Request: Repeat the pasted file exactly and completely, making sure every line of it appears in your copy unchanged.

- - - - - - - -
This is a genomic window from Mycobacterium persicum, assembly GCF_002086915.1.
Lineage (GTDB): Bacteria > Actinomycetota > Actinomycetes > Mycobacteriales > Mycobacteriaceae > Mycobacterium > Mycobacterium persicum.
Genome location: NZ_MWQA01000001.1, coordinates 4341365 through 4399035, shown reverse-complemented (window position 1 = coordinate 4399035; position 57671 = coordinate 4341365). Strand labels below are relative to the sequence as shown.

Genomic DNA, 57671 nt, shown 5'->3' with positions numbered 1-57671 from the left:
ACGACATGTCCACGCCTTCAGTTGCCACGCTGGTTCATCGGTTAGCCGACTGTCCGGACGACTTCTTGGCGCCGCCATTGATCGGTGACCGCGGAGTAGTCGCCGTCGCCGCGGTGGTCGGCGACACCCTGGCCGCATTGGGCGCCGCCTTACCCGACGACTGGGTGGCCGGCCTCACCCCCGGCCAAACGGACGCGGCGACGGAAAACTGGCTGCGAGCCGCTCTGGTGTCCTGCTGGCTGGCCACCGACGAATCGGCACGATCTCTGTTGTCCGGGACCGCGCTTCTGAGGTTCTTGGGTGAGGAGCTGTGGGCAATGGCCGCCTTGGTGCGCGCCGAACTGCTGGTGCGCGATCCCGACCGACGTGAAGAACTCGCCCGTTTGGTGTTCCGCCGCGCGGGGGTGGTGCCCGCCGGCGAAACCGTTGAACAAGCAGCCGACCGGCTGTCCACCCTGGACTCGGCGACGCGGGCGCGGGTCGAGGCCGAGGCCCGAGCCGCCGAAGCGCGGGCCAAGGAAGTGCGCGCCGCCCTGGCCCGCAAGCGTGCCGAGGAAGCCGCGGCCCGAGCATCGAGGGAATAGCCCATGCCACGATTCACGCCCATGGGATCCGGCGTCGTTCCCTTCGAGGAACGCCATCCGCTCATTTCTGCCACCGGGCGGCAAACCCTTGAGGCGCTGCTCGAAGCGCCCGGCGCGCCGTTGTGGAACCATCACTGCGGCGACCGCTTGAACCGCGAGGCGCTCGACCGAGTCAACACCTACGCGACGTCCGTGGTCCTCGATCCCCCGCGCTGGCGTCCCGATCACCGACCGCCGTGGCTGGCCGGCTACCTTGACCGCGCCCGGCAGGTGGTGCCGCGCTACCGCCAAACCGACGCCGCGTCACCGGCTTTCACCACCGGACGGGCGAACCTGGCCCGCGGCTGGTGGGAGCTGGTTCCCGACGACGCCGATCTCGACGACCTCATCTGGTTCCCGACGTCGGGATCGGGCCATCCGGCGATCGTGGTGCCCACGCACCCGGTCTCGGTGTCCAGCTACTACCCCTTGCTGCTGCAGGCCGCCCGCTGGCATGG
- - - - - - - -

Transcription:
This is a genomic window from Mycobacterium persicum, assembly GCF_002086915.1.
Lineage (GTDB): Bacteria > Actinomycetota > Actinomycetes > Mycobacteriales > Mycobacteriaceae > Mycobacterium > Mycobacterium persicum.
Genome location: NZ_MWQA01000001.1, coordinates 4341365 through 4399035, shown reverse-complemented (window position 1 = coordinate 4399035; position 57671 = coordinate 4341365). Strand labels below are relative to the sequence as shown.

Genomic DNA, 57671 nt, shown 5'->3' with positions numbered 1-57671 from the left:
ACGACATGTCCACGCCTTCAGTTGCCACGCTGGTTCATCGGTTAGCCGACTGTCCGGACGACTTCTTGGCGCCGCCATTGATCGGTGACCGCGGAGTAGTCGCCGTCGCCGCGGTGGTCGGCGACACCCTGGCCGCATTGGGCGCCGCCTTACCCGACGACTGGGTGGCCGGCCTCACCCCCGGCCAAACGGACGCGGCGACGGAAAACTGGCTGCGAGCCGCTCTGGTGTCCTGCTGGCTGGCCACCGACGAATCGGCACGATCTCTGTTGTCCGGGACCGCGCTTCTGAGGTTCTTGGGTGAGGAGCTGTGGGCAATGGCCGCCTTGGTGCGCGCCGAACTGCTGGTGCGCGATCCCGACCGACGTGAAGAACTCGCCCGTTTGGTGTTCCGCCGCGCGGGGGTGGTGCCCGCCGGCGAAACCGTTGAACAAGCAGCCGACCGGCTGTCCACCCTGGACTCGGCGACGCGGGCGCGGGTCGAGGCCGAGGCCCGAGCCGCCGAAGCGCGGGCCAAGGAAGTGCGCGCCGCCCTGGCCCGCAAGCGTGCCGAGGAAGCCGCGGCCCGAGCATCGAGGGAATAGCCCATGCCACGATTCACGCCCATGGGATCCGGCGTCGTTCCCTTCGAGGAACGCCATCCGCTCATTTCTGCCACCGGGCGGCAAACCCTTGAGGCGCTGCTCGAAGCGCCCGGCGCGCCGTTGTGGAACCATCACTGCGGCGACCGCTTGAACCGCGAGGCGCTCGACCGAGTCAACACCTACGCGACGTCCGTGGTCCTCGATCCCCCGCGCTGGCGTCCCGATCACCGACCGCCGTGGCTGGCCGGCTACCTTGACCGCGCCCGGCAGGTGGTGCCGCGCTACCGCCAAACCGACGCCGCGTCACCGGCTTTCACCACCGGACGGGCGAACCTGGCCCGCGGCTGGTGGGAGCTGGTTCCCGACGACGCCGATCTCGACGACCTCATCTGGTTCCCGACGTCGGGATCGGGCCATCCGGCGATCGTGGTGCCCACGCACCCGGTCTCGGTGTCCAGCTACTACCCCTTGCTGCTGCAGGCCGCCCGCTGGCATGG